Peter Merholz writes:
what if we could somehow peek inside our users thought processes to figure out how they view the world? One way to do that is through ethnoclassification how people classify and categorize the world around them.
Were beginning to see ethnoclassification in action on the social bookmarks site Del.icio.us, and the photo sharing site Flickr. Both services encourage users to apply their own freely listed tags to content tags that others can then employ when looking for content. See a web page that looks interesting, but dont have time to read it? Post it to Del.icio.us with a tag that will help you find it again.
Lets consider another classification challenge. When Im looking for documents on Adaptive Paths intranet (which I helped design), Im often frustrated because Im unable to uncover items that I know should be there. There are a number of reasons why picking topics from a pull-down menu is arduous, the topics we currently employ are not sufficient, and updating the tool with new topics is too time consuming. Productivity declines as we hunt for documents with cryptic filenames.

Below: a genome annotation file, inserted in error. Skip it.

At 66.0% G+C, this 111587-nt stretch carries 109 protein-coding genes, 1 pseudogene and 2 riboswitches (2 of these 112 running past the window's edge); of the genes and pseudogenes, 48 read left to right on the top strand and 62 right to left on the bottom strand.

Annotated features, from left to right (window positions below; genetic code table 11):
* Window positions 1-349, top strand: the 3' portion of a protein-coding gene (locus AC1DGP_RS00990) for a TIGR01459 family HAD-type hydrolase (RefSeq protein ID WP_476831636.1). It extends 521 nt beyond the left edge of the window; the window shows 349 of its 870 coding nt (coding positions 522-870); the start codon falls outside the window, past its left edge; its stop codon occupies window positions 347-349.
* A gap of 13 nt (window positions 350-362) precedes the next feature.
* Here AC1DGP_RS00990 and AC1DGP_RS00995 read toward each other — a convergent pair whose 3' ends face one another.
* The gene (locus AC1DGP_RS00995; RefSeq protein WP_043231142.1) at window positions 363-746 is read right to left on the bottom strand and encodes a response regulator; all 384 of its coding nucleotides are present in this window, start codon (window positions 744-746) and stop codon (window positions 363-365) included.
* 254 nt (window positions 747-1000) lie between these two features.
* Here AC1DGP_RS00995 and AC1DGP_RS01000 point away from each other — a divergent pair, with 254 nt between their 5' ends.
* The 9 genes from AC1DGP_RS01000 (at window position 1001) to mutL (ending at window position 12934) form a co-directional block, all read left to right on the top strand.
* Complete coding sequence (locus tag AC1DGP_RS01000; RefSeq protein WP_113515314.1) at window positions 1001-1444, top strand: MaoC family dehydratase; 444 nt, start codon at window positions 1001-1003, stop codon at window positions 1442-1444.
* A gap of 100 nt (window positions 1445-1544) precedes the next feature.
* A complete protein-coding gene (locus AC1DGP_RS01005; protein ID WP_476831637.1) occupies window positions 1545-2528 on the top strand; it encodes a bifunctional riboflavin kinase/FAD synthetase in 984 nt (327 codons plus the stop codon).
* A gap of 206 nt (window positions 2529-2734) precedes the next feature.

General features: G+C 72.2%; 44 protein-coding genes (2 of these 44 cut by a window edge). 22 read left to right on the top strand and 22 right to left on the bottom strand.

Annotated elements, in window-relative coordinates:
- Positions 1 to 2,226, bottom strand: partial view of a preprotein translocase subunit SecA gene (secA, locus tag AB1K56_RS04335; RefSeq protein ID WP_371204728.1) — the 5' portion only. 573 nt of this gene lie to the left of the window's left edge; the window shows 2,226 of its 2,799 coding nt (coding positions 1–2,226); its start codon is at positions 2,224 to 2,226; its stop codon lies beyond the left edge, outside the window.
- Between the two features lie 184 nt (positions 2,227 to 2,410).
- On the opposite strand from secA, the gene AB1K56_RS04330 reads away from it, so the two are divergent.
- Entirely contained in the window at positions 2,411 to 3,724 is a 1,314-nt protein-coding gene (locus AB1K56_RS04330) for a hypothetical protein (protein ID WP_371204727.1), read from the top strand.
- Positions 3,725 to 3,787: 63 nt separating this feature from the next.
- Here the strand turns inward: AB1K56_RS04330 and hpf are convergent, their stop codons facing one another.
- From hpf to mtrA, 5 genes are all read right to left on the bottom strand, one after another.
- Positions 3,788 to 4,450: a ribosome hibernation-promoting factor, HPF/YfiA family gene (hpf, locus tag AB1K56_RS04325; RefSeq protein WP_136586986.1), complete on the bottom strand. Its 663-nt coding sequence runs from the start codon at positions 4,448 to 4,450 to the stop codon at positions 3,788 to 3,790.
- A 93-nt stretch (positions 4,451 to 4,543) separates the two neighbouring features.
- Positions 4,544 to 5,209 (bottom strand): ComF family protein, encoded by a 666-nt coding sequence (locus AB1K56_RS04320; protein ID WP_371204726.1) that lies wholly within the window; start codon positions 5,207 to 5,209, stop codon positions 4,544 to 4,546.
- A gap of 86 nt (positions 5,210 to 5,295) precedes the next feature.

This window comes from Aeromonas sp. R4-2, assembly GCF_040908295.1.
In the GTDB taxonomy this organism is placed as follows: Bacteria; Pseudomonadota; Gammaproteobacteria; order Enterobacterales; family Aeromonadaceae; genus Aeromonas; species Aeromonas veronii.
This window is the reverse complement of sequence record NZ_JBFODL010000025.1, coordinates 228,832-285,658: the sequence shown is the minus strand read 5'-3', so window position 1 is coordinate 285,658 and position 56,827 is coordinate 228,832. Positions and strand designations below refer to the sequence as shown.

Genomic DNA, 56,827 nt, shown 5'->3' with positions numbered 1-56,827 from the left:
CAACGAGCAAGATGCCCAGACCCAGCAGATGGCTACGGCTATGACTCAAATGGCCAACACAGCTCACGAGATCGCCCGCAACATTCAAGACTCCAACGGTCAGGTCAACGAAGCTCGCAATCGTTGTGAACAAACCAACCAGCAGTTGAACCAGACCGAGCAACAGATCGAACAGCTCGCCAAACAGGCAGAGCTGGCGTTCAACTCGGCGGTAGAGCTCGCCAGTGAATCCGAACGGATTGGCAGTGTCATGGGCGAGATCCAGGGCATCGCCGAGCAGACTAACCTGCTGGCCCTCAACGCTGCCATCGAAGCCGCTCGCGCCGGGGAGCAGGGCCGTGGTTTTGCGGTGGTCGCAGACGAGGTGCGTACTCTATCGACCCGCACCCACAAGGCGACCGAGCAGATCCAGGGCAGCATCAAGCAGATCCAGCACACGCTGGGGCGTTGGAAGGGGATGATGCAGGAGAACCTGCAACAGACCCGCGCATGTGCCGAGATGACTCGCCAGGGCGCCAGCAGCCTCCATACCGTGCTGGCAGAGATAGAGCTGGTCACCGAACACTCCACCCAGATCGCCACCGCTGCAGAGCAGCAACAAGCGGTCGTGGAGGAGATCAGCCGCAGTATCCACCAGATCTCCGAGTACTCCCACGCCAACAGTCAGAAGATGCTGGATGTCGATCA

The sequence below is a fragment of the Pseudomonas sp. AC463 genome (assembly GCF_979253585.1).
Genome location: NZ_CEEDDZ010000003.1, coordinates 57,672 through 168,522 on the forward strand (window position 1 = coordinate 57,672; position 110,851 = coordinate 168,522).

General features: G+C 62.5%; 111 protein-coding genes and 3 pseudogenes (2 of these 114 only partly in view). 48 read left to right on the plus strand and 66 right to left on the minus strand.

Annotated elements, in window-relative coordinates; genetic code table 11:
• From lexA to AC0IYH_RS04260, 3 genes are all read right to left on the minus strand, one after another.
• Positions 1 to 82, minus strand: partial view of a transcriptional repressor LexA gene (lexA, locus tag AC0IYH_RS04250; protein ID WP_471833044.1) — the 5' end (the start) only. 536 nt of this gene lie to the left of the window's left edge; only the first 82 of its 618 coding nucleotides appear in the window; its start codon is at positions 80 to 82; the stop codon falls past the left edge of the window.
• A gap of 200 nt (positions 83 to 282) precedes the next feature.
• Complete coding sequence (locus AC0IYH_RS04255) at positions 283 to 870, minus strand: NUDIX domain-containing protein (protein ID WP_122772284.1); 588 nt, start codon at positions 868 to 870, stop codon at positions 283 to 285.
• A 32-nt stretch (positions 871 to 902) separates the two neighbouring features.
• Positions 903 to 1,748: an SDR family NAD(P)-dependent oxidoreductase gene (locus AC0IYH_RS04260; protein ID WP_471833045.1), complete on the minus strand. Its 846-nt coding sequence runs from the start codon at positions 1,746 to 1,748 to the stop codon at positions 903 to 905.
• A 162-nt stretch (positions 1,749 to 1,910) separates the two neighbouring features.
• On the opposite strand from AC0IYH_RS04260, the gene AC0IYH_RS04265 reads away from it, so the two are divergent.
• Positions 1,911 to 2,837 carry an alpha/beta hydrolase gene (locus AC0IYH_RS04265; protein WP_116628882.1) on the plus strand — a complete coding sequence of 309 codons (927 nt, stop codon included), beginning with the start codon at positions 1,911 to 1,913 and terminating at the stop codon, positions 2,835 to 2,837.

The primary benefit of free tagging is that we know the classification makes sense to users. It can also reveal terms that experts might have overlooked. Cameraphone and moblog are newborn words that are already among Flickrs most popular; such adoption speed is unheard of in typical classifications. For a content creator who is uploading information into such a system, being able to freely list subjects, instead of choosing from a pre-approved pick list, makes tagging content much easier. This, in turn, makes it more likely that users will take time to classify their contributions.